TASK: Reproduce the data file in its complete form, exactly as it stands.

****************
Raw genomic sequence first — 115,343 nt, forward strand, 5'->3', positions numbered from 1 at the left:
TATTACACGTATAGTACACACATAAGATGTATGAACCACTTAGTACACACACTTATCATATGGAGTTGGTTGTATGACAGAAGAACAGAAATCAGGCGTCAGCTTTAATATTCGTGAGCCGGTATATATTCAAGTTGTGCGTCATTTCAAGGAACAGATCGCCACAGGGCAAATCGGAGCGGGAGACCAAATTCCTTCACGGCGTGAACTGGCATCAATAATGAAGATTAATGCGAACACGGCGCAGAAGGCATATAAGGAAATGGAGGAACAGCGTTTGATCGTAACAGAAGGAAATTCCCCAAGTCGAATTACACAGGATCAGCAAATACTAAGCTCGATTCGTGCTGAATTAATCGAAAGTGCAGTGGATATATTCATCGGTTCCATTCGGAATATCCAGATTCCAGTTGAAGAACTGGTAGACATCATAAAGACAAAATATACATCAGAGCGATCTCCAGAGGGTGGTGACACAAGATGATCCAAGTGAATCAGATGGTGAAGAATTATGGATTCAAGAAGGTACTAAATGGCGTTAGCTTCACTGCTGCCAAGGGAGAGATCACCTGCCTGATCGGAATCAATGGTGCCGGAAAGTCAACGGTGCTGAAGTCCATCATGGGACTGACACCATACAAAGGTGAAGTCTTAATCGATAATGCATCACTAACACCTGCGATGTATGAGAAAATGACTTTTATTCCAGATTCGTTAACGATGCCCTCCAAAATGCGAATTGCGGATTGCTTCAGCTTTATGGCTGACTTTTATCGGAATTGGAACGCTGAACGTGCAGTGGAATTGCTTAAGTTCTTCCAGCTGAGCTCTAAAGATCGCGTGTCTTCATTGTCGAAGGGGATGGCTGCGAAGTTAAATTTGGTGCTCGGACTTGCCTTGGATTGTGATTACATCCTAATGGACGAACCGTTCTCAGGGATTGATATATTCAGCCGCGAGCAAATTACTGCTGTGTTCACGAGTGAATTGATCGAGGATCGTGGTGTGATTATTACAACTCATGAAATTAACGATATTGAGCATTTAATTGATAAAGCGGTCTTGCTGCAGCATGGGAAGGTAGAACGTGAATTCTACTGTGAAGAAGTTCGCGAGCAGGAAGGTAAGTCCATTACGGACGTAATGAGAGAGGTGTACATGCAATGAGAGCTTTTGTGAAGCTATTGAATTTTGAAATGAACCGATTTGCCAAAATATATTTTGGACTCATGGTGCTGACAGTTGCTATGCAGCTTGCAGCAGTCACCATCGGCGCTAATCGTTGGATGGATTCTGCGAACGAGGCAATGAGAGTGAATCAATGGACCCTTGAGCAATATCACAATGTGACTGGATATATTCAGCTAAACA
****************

Raw genomic sequence first — 115,343 nt, forward strand, 5'->3', positions numbered from 1 at the left:
TATTACACGTATAGTACACACATAAGATGTATGAACCACTTAGTACACACACTTATCATATGGAGTTGGTTGTATGACAGAAGAACAGAAATCAGGCGTCAGCTTTAATATTCGTGAGCCGGTATATATTCAAGTTGTGCGTCATTTCAAGGAACAGATCGCCACAGGGCAAATCGGAGCGGGAGACCAAATTCCTTCACGGCGTGAACTGGCATCAATAATGAAGATTAATGCGAACACGGCGCAGAAGGCATATAAGGAAATGGAGGAACAGCGTTTGATCGTAACAGAAGGAAATTCCCCAAGTCGAATTACACAGGATCAGCAAATACTAAGCTCGATTCGTGCTGAATTAATCGAAAGTGCAGTGGATATATTCATCGGTTCCATTCGGAATATCCAGATTCCAGTTGAAGAACTGGTAGACATCATAAAGACAAAATATACATCAGAGCGATCTCCAGAGGGTGGTGACACAAGATGATCCAAGTGAATCAGATGGTGAAGAATTATGGATTCAAGAAGGTACTAAATGGCGTTAGCTTCACTGCTGCCAAGGGAGAGATCACCTGCCTGATCGGAATCAATGGTGCCGGAAAGTCAACGGTGCTGAAGTCCATCATGGGACTGACACCATACAAAGGTGAAGTCTTAATCGATAATGCATCACTAACACCTGCGATGTATGAGAAAATGACTTTTATTCCAGATTCGTTAACGATGCCCTCCAAAATGCGAATTGCGGATTGCTTCAGCTTTATGGCTGACTTTTATCGGAATTGGAACGCTGAACGTGCAGTGGAATTGCTTAAGTTCTTCCAGCTGAGCTCTAAAGATCGCGTGTCTTCATTGTCGAAGGGGATGGCTGCGAAGTTAAATTTGGTGCTCGGACTTGCCTTGGATTGTGATTACATCCTAATGGACGAACCGTTCTCAGGGATTGATATATTCAGCCGCGAGCAAATTACTGCTGTGTTCACGAGTGAATTGATCGAGGATCGTGGTGTGATTATTACAACTCATGAAATTAACGATATTGAGCATTTAATTGATAAAGCGGTCTTGCTGCAGCATGGGAAGGTAGAACGTGAATTCTACTGTGAAGAAGTTCGCGAGCAGGAAGGTAAGTCCATTACGGACGTAATGAGAGAGGTGTACATGCAATGAGAGCTTTTGTGAAGCTATTGAATTTTGAAATGAACCGATTTGCCAAAATATATTTTGGACTCATGGTGCTGACAGTTGCTATGCAGCTTGCAGCAGTCACCATCGGCGCTAATCGTTGGATGGATTCTGCGAACGAGGCAATGAGAGTGAATCAATGGACCCTTGAGCAATATCACAATGTGACTGGATATATTCAGCTAAACA